There are a lot of freelancers out there. So if you need to develop an app, or fix something or whatever, you will get dozens of proposals in a matter of hours. But don’t be fooled, it doesn’t mean that you have dozens of viable candidates really. Writing a good job posting is 90% of success in finding the professional you need. So here are a few tips to make hiring much easier and smooth.
Include a simple instruction in job posting… and watch how everyone ignores it
It’s really ridiculous. Try including a sentence “start your application with the word ‘banana’ “. It doesn’t have to be somewhere in the middle, it can be right at the beginning and all caps. And still, I would say up to 80% of applicants will ignore it. The application will include how the applicant and his team has 15 years experience with Node.js (although it was released 11 years ago), long passages about how client-oriented they are and a list of a hundred apps they developed (which you can’t really verify). But if they ignore your requirements before they get the contract, why would they change after that?
Include screening questions, but preferably simple
So the previous tip would let you filter out up to 80% of applicants. If you want to filter out some more, include a simple screening question. Like “what do scopes in Laravel do?”, “what to watchers do in vue.js?”, . Just remember the purpose of this question is not to check the skill of the candidate (I guess no single question can do that). Again you do that to filter out mass bidders, who just don’t care about your project and those proposals are rarely written by people who even remotely know what’s going on.
Leave a place for an obvious question
That’s for extra credit I guess. For example, one job posting I recently applied to was about an app which had separate “post” and “article” features, but the difference was nowhere explained. Now that way you can shortlist candidates who really took time to study your requirements.
Upwork-specific: create an hourly job if you want a fair calculation
I hate when clients do that: when they want to work on a fixed-price contract but create an hourly job posting, so you find this out only after putting a lot of effort (if you want to find hourly pay). But I admit that’s effective. The thing is: otherwise the people who apply for your job see this:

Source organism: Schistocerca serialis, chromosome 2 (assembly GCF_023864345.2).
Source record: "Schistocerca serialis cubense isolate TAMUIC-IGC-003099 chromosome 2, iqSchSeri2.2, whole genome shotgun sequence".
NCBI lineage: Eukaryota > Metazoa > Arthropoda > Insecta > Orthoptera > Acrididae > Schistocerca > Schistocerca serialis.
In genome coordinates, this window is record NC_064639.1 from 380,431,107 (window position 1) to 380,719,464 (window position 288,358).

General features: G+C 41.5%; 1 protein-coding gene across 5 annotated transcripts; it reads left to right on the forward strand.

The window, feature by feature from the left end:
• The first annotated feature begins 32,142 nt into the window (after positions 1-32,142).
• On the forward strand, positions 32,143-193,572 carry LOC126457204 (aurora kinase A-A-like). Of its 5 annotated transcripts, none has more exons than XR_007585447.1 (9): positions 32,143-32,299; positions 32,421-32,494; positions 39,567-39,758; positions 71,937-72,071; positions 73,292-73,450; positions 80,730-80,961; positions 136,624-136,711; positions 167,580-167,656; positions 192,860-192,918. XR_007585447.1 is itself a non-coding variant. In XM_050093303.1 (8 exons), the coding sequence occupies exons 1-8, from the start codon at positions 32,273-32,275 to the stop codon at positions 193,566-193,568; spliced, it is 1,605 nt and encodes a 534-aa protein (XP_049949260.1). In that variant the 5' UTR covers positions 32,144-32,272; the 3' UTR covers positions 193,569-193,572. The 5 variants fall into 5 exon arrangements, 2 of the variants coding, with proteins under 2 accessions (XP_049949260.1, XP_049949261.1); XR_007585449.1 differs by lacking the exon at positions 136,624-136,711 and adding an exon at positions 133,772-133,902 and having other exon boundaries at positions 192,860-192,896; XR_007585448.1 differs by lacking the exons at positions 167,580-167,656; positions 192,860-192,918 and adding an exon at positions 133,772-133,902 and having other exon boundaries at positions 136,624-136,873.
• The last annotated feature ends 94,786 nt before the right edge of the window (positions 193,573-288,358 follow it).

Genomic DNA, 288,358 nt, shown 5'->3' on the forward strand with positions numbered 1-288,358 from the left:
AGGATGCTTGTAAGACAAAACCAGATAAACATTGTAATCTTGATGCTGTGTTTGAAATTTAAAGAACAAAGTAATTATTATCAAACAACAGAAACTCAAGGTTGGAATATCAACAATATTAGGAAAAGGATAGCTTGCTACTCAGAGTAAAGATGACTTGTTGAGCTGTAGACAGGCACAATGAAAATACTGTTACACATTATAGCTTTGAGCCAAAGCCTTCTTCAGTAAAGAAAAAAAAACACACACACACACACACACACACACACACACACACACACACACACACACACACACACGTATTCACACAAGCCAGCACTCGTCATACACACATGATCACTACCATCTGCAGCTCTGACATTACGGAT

And most of them won’t care about calculating how much effort your project needs, they’ll just know that need to bid something in the neighborhood of $481.
So a lot of people now create an hourly and only then ask for a cost estimation. Yes, it sucks for me as a contractor, but I get where this is coming from.
Now a few Don’ts
As much as it is important to include some things to filter out bad candidates, it is equally important not to alienate the right ones.
Try to avoid words like “simple”
Every developer knows that the things that take the most time are very rarely the things they thought would take the most time. If the clients new how much time it sometimes takes to make one fancy button thingy work the right way as opposed to “serious” tasks like database architecture, they would be really mad. That’s why you should always be sceptical of all hourly estimates the developers prepare for you (myself included) because it’ll never include stuff like “we’ll create migrations and the DB structure in 2.5 hours, but then we’ll spend 2 days trying to make that popup work on safari”. So by putting a word simple into a job description, you’re just sending a message that you’ll get mad if the task takes more time than you thought. And the reality is there’s always such a possibility.
Don’t be arrogant
It’s generally a bad idea to include phrases like “don’t waste my time”, describing how you had a bad experience with a previous developer or agency or describing your prejudices about coutnries, races or nationalities. I can assure you, a bad developer won’t think “this poor client already had a bad experience, so I better not apply, because they’ve had enough”. So all this doesn’t really protect you from anything, it just shows you’re not in the mood.
Better avoid generic questions
I guess upwork offers you to include these questions to job postings and maybe it’s just me but I hate that when I see one of the following:
– Do you have suggestions to make this project run successfully?
– Why do you think you are a good fit for this particular project?
– Which part of this project do you think will take the most time?
– What challenging part of this job are you most experienced in?
– Why did you apply to this particular job?Screening questions to a generic “change slider images on my wordpress site”
First, it makes a job posting look like a beauty pageant. Almost like “describe how this app can make the world a better place”. Second is that way you attract the copy-pasting crowd. They will definitely attach you a 10-page resume listing all the languages they know and all the successful apps they’ve already built. Also, a lot of great developers are shy and bad at self-promoting. And their first reflex would be to think “maybe I am not a good fit for this particular project?”, “maybe there are tons of people who are better than me?”. And I would say these are the people you should attract.
The third question is a good one sometimes, but very rarely you can answer something meaningful here (like I personally think complex documents’ pdf generation through PHP takes a lot of time, or frontend optimization of complex apps for Safari takes a lot of time, but you rarely can say that from the details in the job description).
So yes, include the right questions, avoid wrong ones, attract the best, filter out the worst. This way I think you can filter out 90% of the wrong candidates and attract a few right ones. Or you can simply hire us: